People are fascinated by stories of childbirth, and the sources to document maternity in Britain in the twentieth century are rich and varied. This book puts the history of maternity in England into its wider social context, highlighting areas of change and continuity, and charting the development of pregnancy and birth as it emerged from the shadows and became central to social debate. A Social History of Maternity and Childbirth considers the significance of the regulation and training of midwives and doctors, exploring important aspects of maternity care including efforts to tackle maternal deaths, the move of birth from home to hospital, and the rise of consumer groups. Using oral histories and women’s memoirs, as well as local health records and contemporary reports and papers, this book explores the experiences of women and families, and includes the voices of women, midwives and doctors. Key themes are discussed throughout, including: the work and status of the midwife the place of birth pain relief ante- and post- natal care women’s pressure groups high-tech versus low-tech political pressures. At a time when the midwifery profession, and the wider structure of maternity care, is a matter for popular and political debate, this book is a timely contribution. It will be an invaluable read for all those interested in maternity care in England.
In three sections, the Oxford Handbook of the History of Medicine celebrates the richness and variety of medical history around the world. It explore medical developments and trends in writing history according to period, place, and theme.
A pioneering contribution to the cultural history of medicine exploring issues as diverse as dissection of the heart, childbirth, masturbation, animal care, hermaphrodites, orthopaedics, 'miracle' drugs, smallpox and sex advice in different European cultures from the 1600s to the present day. Each case study illustrates various roles of mediation; reconciling conflicting ideas in the medical encounter; as an instrument of domination, or conversely, of resistance. Roy Porter's brilliant foreword conveys the methodological significance as well as the pleasure of these essays.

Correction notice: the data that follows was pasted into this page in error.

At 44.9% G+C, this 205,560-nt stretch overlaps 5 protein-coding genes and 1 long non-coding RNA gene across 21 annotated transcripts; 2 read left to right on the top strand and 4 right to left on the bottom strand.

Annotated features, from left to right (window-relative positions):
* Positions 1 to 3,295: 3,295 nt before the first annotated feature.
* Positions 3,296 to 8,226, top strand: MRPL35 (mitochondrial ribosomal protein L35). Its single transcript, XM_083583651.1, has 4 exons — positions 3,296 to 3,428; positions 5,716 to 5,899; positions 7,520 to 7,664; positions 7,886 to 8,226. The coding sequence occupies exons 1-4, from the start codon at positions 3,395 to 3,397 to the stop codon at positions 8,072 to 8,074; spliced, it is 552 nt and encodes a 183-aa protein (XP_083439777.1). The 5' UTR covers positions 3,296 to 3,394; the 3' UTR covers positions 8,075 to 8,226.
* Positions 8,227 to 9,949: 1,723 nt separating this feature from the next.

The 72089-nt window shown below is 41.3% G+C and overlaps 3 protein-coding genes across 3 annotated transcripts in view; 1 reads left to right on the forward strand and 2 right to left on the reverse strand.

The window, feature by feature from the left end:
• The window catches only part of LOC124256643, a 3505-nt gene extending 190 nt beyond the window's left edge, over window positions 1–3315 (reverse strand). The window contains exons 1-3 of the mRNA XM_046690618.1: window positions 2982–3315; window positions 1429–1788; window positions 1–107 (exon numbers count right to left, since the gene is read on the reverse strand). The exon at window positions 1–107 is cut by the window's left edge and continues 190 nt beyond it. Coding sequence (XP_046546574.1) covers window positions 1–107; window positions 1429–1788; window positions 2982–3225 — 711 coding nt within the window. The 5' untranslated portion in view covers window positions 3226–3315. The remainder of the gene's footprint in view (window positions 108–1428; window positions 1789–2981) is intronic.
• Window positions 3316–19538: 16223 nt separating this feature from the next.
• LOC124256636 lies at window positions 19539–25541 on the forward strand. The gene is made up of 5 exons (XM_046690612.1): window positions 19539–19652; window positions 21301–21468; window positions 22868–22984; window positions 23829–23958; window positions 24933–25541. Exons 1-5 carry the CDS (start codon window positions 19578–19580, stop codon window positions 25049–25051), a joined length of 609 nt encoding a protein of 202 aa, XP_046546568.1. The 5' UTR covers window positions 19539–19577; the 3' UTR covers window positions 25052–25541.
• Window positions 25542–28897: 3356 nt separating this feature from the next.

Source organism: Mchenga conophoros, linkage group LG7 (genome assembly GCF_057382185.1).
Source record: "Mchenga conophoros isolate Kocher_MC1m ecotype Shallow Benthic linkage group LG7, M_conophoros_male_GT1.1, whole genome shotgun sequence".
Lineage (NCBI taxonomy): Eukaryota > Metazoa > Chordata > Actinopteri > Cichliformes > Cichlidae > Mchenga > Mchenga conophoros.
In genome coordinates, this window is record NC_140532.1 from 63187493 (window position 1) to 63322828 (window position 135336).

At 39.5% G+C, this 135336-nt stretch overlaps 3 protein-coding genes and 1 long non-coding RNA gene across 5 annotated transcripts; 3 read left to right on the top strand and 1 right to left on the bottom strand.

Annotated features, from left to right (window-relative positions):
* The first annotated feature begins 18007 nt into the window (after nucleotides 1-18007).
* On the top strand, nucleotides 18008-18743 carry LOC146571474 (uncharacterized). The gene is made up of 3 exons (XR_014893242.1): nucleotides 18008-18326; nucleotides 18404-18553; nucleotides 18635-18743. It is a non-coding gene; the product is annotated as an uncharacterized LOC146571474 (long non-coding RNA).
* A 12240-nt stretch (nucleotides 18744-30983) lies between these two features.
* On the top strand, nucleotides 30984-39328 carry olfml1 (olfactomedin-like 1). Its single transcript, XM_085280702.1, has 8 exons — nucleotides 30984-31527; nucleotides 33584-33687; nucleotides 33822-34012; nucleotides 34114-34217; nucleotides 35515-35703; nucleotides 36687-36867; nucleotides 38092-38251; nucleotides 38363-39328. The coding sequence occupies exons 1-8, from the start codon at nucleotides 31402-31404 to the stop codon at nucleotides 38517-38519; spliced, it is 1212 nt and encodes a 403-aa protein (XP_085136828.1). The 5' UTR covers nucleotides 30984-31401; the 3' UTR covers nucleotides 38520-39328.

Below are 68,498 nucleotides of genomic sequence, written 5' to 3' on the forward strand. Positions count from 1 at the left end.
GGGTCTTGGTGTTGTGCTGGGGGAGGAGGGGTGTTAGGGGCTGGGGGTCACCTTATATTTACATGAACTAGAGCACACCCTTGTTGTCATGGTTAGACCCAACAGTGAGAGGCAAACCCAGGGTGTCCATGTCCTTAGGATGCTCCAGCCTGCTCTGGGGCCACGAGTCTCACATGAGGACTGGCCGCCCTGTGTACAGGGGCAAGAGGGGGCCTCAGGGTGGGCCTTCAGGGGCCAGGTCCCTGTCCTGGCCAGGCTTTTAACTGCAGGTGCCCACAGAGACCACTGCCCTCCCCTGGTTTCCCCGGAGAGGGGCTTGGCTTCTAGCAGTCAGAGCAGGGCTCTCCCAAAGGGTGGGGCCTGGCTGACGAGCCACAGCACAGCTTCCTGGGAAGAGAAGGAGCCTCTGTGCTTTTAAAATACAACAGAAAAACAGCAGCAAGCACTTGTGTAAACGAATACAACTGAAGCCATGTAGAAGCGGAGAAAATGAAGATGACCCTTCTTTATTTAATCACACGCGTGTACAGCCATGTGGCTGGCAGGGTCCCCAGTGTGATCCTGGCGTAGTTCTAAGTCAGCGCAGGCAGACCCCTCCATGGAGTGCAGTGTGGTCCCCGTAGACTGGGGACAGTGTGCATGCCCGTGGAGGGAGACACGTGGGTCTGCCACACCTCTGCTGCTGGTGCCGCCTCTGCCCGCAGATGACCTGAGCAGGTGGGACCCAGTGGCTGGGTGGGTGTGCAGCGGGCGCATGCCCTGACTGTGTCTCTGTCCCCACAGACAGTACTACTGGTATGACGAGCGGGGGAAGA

The story of early modern medicine, with its extremes of scientific brilliance and barbaric practice, has long held a fascination for scholars. The great discoveries of Harvey and Jenner sit incongruously with the persistence of Galenic theory, superstition and blood-letting. Yet despite continued research into the period as a whole, most work has focussed on the metropolitan centres of England, Scotland and France, ignoring the huge range of national and regional practice. This collection aims to go some way to rectifying this situation, providing an exploration of the changes and developments in medicine as practised in Ireland and by Irish physicians studying and working abroad during the seventeenth and eighteenth centuries. Bringing together research undertaken into the neglected area of Irish medical and social history across a variety of disciplines, including history of medicine, Colonial Latin American history, Irish, and French history, it builds upon ground-breaking work recently published by several of the contributors, thereby augmenting our understanding of the role of medicine within early modern Irish society and its broader scientific and intellectual networks. By addressing fundamental issues that reach beyond the medical institutions, the collection expands our understanding of Irish medicine and throws new light on medical practices and the broader cultural and social issues of early modern Ireland, Europe, and Latin America. Taking a variety of approaches and sources, ranging from the use of eplistolary exchange to the study of medical receipt books, legislative practice to belief in miracles, local professionalization to international networks, each essay offers a fascinating insight into a still largely neglected area. Furthermore, the collection argues for the importance of widening current research to consider the importance and impact of early Irish medical traditions, networks, and practices, and their interaction with related issues, such as politics, gender, economic demand, and religious belief.